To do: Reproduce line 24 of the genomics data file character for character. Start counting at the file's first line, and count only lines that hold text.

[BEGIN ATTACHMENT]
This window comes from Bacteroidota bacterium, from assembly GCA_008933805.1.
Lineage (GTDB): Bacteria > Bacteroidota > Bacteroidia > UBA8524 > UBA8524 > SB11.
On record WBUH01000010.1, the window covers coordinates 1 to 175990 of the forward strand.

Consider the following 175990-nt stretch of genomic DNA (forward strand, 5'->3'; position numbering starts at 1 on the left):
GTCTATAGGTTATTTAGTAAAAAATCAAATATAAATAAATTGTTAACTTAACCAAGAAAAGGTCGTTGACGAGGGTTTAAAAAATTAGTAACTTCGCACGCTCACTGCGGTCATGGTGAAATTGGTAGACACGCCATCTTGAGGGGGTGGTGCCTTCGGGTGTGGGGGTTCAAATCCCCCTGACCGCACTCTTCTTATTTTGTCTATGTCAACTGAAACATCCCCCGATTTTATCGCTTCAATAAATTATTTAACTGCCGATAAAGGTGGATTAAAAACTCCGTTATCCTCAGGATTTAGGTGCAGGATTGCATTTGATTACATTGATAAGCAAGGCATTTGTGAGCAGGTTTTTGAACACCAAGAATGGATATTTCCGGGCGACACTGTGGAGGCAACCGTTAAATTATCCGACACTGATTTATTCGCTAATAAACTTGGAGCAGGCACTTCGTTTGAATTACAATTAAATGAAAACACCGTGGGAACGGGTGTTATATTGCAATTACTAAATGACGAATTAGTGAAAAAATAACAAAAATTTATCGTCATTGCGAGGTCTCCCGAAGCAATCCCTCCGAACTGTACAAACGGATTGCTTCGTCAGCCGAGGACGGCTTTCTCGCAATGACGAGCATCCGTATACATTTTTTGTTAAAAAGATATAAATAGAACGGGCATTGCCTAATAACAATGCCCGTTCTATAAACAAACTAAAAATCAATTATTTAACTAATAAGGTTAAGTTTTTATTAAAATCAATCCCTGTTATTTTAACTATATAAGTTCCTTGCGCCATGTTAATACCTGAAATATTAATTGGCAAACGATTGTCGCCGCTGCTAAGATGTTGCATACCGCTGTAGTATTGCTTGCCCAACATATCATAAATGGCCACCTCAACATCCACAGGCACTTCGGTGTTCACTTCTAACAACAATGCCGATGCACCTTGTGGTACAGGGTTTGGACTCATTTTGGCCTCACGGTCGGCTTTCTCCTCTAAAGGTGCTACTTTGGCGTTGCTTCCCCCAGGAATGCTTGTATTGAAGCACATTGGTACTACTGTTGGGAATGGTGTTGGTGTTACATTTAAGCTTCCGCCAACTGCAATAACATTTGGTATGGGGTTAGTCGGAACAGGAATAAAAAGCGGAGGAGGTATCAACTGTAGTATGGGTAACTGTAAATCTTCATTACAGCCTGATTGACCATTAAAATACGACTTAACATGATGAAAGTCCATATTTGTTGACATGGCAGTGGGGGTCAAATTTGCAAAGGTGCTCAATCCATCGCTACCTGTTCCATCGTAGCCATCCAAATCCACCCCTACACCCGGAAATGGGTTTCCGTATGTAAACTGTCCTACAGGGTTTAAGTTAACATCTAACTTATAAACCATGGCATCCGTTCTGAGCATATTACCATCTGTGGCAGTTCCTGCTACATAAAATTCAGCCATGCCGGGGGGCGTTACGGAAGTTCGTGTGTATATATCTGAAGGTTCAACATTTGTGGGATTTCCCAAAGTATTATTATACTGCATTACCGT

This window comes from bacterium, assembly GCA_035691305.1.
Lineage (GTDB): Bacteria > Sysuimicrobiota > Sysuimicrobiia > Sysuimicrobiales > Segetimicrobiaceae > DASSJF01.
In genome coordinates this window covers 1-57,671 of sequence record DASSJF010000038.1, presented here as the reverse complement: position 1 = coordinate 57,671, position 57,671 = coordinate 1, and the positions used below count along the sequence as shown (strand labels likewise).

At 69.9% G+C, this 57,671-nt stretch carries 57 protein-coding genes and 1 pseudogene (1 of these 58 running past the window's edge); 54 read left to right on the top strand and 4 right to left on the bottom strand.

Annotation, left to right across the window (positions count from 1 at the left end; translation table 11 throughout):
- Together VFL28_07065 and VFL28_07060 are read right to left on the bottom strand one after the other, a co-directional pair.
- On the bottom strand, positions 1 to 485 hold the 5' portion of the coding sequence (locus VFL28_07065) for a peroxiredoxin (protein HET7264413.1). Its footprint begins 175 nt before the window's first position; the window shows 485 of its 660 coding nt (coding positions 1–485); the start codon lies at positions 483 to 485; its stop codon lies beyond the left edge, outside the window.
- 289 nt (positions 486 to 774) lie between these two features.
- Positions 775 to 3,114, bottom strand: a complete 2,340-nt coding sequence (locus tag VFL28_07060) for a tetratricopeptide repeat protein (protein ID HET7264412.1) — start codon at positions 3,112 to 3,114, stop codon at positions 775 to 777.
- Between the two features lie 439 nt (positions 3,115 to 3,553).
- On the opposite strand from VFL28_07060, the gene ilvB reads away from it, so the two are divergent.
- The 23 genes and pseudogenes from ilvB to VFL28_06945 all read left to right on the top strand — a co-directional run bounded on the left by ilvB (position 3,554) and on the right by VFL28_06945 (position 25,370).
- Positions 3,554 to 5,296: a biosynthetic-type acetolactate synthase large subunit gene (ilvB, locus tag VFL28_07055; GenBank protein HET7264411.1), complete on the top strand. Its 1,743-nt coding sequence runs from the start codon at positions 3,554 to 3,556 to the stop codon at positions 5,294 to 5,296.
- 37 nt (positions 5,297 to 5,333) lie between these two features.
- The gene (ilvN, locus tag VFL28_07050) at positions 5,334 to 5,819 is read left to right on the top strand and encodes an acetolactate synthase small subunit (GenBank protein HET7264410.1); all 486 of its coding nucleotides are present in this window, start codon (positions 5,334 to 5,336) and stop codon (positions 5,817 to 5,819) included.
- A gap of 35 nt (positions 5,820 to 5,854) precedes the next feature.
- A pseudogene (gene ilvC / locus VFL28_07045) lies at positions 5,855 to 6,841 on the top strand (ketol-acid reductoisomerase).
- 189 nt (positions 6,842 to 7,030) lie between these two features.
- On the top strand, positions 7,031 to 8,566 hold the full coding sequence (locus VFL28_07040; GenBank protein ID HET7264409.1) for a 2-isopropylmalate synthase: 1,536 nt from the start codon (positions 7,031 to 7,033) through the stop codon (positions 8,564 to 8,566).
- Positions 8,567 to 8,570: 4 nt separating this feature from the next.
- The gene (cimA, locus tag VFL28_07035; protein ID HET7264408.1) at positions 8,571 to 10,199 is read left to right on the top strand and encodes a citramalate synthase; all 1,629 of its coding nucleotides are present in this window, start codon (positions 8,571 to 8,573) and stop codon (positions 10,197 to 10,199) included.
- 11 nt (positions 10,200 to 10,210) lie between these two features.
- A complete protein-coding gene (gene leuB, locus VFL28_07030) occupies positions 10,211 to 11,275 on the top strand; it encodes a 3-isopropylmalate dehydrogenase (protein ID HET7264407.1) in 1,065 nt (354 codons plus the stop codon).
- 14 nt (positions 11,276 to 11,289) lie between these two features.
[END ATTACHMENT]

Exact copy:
- On the top strand, positions 7,031 to 8,566 hold the full coding sequence (locus VFL28_07040; GenBank protein ID HET7264409.1) for a 2-isopropylmalate synthase: 1,536 nt from the start codon (positions 7,031 to 7,033) through the stop codon (positions 8,564 to 8,566).